The camp had a capacity of 400 prisoners, but was generally packed with around 800 inmates. On January 30, 1945 the camp held 1,600 prisoners, who were sent on a death march after the Gestapo evacuated the facility. Only the weakest, about 70 who were unable to walk, remained in the barracks. They were burnt to death, as the Nazis set fire to all the camps in advance of the entry of the Red Army.
In the years following the war neither the East German nor the Polish governments paid much heed to these terrible events. In 1963 Horst Joachim obtained permission to visit the former camp at Schwetig. Inside the burnt-out walls he observed that there still remained a 15 to 20 centimetre thick layer of ash, bits of timber, broken plates and cups along with the bleached thigh bone of a burnt corpse. He reported that he had been unable to erase this picture from his mind. When his official escorts noticed his horror, they quickly shoved the human remains under the ashes. Since then, Joachim has worked to uncover the Nazi crimes in his district.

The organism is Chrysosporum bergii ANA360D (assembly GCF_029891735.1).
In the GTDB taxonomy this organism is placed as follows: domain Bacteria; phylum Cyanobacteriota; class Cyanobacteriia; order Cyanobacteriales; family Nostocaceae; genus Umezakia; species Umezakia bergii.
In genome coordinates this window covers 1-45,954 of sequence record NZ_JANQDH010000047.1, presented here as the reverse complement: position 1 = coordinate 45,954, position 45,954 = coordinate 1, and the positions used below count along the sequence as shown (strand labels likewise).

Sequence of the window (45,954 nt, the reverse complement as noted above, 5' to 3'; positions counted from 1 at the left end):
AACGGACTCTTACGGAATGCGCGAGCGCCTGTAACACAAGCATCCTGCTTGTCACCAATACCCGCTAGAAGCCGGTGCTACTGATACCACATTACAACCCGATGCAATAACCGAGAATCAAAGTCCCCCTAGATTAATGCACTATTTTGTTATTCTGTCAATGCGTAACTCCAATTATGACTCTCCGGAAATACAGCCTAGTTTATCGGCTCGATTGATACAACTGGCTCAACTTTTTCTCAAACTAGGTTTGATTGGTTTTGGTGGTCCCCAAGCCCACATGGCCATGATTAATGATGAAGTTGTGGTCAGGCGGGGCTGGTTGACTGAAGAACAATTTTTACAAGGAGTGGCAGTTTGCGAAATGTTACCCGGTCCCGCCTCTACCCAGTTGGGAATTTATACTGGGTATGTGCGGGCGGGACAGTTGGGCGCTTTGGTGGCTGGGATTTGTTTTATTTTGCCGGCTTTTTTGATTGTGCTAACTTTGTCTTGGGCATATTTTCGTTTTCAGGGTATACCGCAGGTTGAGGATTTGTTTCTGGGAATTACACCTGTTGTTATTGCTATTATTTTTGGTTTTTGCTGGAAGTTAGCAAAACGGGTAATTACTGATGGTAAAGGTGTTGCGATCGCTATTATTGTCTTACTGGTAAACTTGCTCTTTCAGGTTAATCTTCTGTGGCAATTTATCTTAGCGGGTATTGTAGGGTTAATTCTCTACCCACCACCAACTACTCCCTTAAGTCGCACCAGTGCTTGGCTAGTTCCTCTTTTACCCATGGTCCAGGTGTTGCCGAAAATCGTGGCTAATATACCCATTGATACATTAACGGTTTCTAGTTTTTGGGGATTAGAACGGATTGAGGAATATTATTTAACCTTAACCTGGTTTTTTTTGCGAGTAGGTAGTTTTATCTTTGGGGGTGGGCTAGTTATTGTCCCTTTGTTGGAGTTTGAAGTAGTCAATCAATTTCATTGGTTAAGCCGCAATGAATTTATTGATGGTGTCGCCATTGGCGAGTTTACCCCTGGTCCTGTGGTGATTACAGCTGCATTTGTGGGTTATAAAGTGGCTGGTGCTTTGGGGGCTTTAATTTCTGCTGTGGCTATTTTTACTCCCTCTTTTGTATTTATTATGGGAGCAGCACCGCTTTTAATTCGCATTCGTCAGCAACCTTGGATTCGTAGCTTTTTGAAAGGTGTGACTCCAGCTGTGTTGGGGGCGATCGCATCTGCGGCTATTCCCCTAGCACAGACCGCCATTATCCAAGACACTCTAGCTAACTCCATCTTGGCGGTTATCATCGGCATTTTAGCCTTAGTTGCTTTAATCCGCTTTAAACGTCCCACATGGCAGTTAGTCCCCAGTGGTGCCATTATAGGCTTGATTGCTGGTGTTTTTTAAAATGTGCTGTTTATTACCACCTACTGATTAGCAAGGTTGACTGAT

In Germany under Hitler's fascist regime there were 25 work camps in the Frankfurt/Oder district. The Gestapo camp in Schwetig, however, had a particular function.
In September 1940 the fascist heads of state decided to construct ”labour education camps”, calculating, 10 months before the German army invaded the Soviet Union, on a massive influx of foreign “workers”. The labour education installations were to operate as forced labour “re-education” camps. In six weeks, later eight weeks, the workers were to become either pliant, or die. Camps of this type were exclusively under the control of the Gestapo, which had free rein in their running, unrestricted by any legislation.